Six alumni recently joined the SUNY Cortland Alumni Association Board of Directors, a 30-member volunteer body that serves the university’s 84,000 living graduates in a leadership role.
The association’s mission is to cultivate positive and lasting relationships between the alumni and the university community, embracing the past, engaging the current and securing the future in support of SUNY Cortland’s educational mission.
The board, in tandem with Alumni Engagement, plans and organizes alumni programs, benefits and engagement activities; and establishes and maintains policies and procedures for the association, while working to build support for SUNY Cortland. The association also owns and manages the Lynne Parks ’68 SUNY Cortland Alumni House.
New members for 2022:
Peter Kachris ’56
Kachris has spent his long career turning around failing school districts and special schools, first in New York state and later in Missouri.
The former Fulbright Fellow to Okinawa, Japan, and 2017 SUNY Cortland Distinguished Alum now will focus his considerable educational administrative experience to marshal Red Dragon alumni to effectively help current Cortland students bridge the gap to success in life.
“I often say ‘Cortland made me,’” said Kachris, a generous SUNY Cortland supporter who is retired and lives in Maitland, Florida. “I want to give back.”
He earned a master’s degree in history from University at Albany and a doctorate in educational administration from Syracuse University.
“I have good conceptual skills and a broad vision of education’s ability to advance social and economic justice,” he said. “I am a good listener, a critical thinker and a consensus builder.”
After his first attempt at retirement, Kachris was recruited in St. Louis, Mo., for his expertise in fixing that state’s equivalent to New York’s Board of Cooperative Educational Services (BOCES). He later assisted in the orderly shutdown of a private school for the deaf and then helped manage a set of newly created charter schools on an interim basis.
The Special Education Foundation of St. Louis County bestowed its first “Heroes with Heart” award on him in 2002.
Marilyn Stevens-Carter ’79, M ’85
Stevens-Carter of Garnerville, N.Y., joins the board with more than 30 years of experience in college student affairs advising and administration.
She directed academic support services at Manhattan College from 1988 until around 2017, when she began to direct commuter services, including transportation, meal services and emergency housing. Stevens-Carter has been a strong advocate for social justice, equity, access and inclusion. Recently, she has become an administrator and volunteer in the New York City Department of Education’s NY-Edge after-school program.
“I work tirelessly on the behalf of students,” said Stevens-Carter, who joined the alumni board after volunteering with the association for several years through the Alumni Supporting Students Committee.
“A good leader listens to all and tries to reach compromises,” she said. “My joining the board will benefit all.”
While at Cortland, where she earned a Bachelor of Arts in History and a Master of Science in Reading Education, Stevens-Carter had the opportunity to work for the late Thomas Newkirk during his transformational 21 years as director of the Educational Opportunity Program (EOP) at SUNY Cortland.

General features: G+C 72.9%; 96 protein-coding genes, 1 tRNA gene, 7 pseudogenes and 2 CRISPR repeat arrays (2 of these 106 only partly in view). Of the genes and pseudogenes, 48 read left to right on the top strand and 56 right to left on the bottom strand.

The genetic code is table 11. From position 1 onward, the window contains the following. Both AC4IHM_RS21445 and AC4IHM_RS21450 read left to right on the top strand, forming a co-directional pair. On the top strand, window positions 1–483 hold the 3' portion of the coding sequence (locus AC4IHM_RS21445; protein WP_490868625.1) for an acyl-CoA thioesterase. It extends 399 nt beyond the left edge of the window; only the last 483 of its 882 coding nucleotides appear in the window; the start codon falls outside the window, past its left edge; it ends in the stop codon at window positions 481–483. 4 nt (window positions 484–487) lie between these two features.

Stevens-Carter would later earn professional diplomas in guidance and counseling and administration and supervision from Manhattan College.
A volunteer who is concerned with food insecurity on and off campus, she helped launch a food pantry at Manhattan College that features an alert system that notifies students when food is left over from catering events and invites them to pick up a meal.
Jennifer Villany ’94
A respected professional in marketing and engagement, Villany of Woodbridge, N.J., has served as managing director/operations for Omnicom Media Group/New York, N.Y., since March 2021.
Villany — who has earned an Emmy Award Nomination, two silver and three Bronze Lions in entertainment, music, radio and media, two Silver Clio Awards and a Grand Clio — now turns her attention to SUNY Cortland.
“I am very curious and inspired by the idea of how my skills and network related to fundraising, marketing, technology and innovation might support the already active Cortland College Alumni board,” Villany said.
After earning her degree in communication studies at SUNY Cortland, Villany obtained a master’s degree in media studies from the New School for Social Research.
“One of my goals as a board member would be in support of auditing technology and innovation, understanding where the needs are and potentially building programs to drive awareness and education in tech — specifically for women and diverse communities — to lead to career opportunities,” she said.
Balancing career and parenting is a full-time job in and of itself, noted Villany, the mother of two teenage boys.
“I believe the empathy I have for alumni who have done, or are doing, the same is a great asset and one that will bring value to the alumni organization,” she said.
An avid marathon runner, Villany hopes to leverage what she has learned volunteering on behalf of women’s empowerment for the Boston Marathon and the New York City Marathon. She founded Run 4 All Women, a grassroots organization born in the weeks leading up to the Women’s March in 2016.